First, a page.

Sergio Martino

The man in the nightmare, Ivan Rassimov, appears like a ghost everywhere she goes as her trench-coated ‘silent’ stiletto wielding tormenter. Is he real, or just a figment of her troubled psyche? The mystery is resolved (or is it?) in the film’s uncomfortably curt last scene, in which Jane is taken back to the coven and seemingly knifed to death. Where most giallos end with the revelation of the killer(s), or the death of the killer, this one ends with the unsettling death of the central character, and her nightmare becoming lethal reality.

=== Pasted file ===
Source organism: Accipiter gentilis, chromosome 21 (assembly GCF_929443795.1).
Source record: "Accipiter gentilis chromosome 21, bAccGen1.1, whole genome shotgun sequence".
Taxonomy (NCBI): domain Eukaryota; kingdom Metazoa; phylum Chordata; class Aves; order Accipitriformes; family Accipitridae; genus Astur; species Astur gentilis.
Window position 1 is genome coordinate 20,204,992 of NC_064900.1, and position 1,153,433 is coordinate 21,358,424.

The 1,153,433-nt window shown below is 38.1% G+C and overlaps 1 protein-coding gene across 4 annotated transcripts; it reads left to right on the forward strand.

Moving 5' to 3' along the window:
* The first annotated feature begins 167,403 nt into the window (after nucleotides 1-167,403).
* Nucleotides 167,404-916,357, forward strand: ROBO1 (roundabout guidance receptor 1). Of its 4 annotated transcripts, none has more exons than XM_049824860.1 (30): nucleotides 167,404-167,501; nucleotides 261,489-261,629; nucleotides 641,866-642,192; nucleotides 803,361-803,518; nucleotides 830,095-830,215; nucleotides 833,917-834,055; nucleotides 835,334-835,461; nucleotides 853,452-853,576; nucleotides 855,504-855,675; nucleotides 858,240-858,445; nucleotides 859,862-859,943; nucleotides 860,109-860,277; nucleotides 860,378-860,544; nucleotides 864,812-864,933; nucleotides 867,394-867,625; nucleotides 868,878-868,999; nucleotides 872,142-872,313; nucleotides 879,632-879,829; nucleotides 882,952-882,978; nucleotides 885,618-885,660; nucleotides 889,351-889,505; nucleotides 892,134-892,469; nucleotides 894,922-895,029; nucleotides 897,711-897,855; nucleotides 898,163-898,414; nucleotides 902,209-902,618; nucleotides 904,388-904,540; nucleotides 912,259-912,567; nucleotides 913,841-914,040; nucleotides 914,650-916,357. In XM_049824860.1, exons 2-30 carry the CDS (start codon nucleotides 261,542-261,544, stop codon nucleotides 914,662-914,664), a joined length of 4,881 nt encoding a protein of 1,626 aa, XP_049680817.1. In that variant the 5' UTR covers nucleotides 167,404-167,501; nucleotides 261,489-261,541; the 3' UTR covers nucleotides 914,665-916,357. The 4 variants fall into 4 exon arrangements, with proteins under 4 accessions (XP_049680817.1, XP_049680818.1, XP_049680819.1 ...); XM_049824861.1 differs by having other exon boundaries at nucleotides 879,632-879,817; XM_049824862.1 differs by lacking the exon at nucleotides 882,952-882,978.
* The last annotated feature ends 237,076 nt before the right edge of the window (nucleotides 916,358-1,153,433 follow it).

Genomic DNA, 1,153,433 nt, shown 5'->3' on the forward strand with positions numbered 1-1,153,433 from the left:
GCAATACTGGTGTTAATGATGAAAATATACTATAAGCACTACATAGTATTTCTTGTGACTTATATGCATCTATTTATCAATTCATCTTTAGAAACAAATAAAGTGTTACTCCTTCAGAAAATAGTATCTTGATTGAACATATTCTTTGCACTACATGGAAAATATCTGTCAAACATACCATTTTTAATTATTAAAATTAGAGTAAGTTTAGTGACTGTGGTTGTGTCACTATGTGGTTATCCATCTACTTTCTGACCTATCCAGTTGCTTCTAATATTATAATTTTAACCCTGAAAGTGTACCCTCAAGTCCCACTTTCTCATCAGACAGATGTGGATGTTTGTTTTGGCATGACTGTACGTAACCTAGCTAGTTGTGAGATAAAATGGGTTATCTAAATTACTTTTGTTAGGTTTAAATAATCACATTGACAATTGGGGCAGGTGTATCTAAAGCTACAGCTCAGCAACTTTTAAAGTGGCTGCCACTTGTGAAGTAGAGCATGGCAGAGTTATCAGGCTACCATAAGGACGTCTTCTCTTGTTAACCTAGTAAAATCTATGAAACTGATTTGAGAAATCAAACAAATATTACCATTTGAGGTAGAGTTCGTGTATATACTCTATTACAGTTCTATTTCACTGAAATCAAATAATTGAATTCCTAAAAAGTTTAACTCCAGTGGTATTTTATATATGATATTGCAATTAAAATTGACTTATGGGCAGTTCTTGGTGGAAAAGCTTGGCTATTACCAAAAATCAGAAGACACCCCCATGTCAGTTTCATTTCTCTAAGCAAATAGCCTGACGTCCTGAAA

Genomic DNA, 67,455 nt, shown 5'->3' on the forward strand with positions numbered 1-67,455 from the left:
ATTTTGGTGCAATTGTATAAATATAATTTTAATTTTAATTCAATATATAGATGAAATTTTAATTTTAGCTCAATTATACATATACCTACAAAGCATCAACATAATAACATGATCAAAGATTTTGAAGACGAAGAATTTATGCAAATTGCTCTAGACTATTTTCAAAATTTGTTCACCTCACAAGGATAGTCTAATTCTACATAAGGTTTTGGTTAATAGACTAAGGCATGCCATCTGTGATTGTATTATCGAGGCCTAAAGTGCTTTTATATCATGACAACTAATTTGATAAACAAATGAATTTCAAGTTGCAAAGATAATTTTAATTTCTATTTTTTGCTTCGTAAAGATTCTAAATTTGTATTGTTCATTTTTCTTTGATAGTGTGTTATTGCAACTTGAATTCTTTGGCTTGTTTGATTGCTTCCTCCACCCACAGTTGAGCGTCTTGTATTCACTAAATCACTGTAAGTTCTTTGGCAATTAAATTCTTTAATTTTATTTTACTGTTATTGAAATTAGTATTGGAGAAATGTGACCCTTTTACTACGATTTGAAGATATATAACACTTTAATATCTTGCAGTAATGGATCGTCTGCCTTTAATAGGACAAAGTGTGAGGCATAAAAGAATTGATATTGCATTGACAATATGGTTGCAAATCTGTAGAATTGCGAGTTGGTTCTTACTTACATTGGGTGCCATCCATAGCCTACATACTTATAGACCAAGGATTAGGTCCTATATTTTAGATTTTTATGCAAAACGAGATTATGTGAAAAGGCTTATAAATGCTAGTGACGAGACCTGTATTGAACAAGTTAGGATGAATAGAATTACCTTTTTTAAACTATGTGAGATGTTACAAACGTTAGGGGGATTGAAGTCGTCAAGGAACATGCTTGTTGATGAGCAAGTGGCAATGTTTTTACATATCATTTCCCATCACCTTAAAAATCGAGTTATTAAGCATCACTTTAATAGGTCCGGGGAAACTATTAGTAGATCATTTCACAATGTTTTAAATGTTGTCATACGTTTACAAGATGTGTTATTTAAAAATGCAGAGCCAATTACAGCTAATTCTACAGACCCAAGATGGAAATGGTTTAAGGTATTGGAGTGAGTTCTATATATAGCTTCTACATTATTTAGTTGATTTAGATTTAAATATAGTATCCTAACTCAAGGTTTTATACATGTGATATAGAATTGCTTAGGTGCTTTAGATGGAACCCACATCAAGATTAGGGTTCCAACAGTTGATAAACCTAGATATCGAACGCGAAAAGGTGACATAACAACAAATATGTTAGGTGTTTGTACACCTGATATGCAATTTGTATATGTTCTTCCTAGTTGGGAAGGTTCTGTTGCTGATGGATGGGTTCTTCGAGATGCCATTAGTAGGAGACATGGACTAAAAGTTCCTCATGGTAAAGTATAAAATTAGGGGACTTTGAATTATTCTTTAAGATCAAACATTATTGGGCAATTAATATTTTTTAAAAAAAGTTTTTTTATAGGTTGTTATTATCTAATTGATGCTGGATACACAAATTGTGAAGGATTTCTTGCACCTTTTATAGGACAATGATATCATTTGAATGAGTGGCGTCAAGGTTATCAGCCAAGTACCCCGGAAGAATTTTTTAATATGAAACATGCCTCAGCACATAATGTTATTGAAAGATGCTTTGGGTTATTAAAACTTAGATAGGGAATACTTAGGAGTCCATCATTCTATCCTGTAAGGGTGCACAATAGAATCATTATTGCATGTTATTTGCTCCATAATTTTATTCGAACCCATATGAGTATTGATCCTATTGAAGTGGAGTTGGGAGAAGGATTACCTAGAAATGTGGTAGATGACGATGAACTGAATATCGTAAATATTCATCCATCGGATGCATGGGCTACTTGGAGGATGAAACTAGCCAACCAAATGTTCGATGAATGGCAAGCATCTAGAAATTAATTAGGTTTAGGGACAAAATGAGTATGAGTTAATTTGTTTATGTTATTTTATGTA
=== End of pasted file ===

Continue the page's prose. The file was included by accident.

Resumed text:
The other players in this odd female urban angst thriller include the noted sister, a blond-haired lesbian neighbor Mary (Marina Malfatti) who introduces her to a Satanist (cabalist) cult, the well meaning but distracted lover, the psychiatrist Burton (George Rigaud), and the members of the satanic cult. Jane meets Mary on the stairs to their flat and is invited (seduced?) into her apartment, even though Jane says she must go home to cook dinner for her ‘husband.’ The seductive, alluring stares from Marie leave little doubt as to what her thoughts are. Given that the film takes place in England, it is not surprising that, from an Italian’s standpoint, the ‘Englishness’ (few, if any, of the actors are actually English) is typified through the cuisine (and of course the frequent invitations for tea). When things get late Jane tells Marie that she must leave to cook dinner for her husband, and that she should probably cook some eggs instead of opening a can of tins as she “usually does!” The next scene begins with a close-up of two eggs and a sausage submerged in disgusting cooking oil. Opening a tin may have been healthier.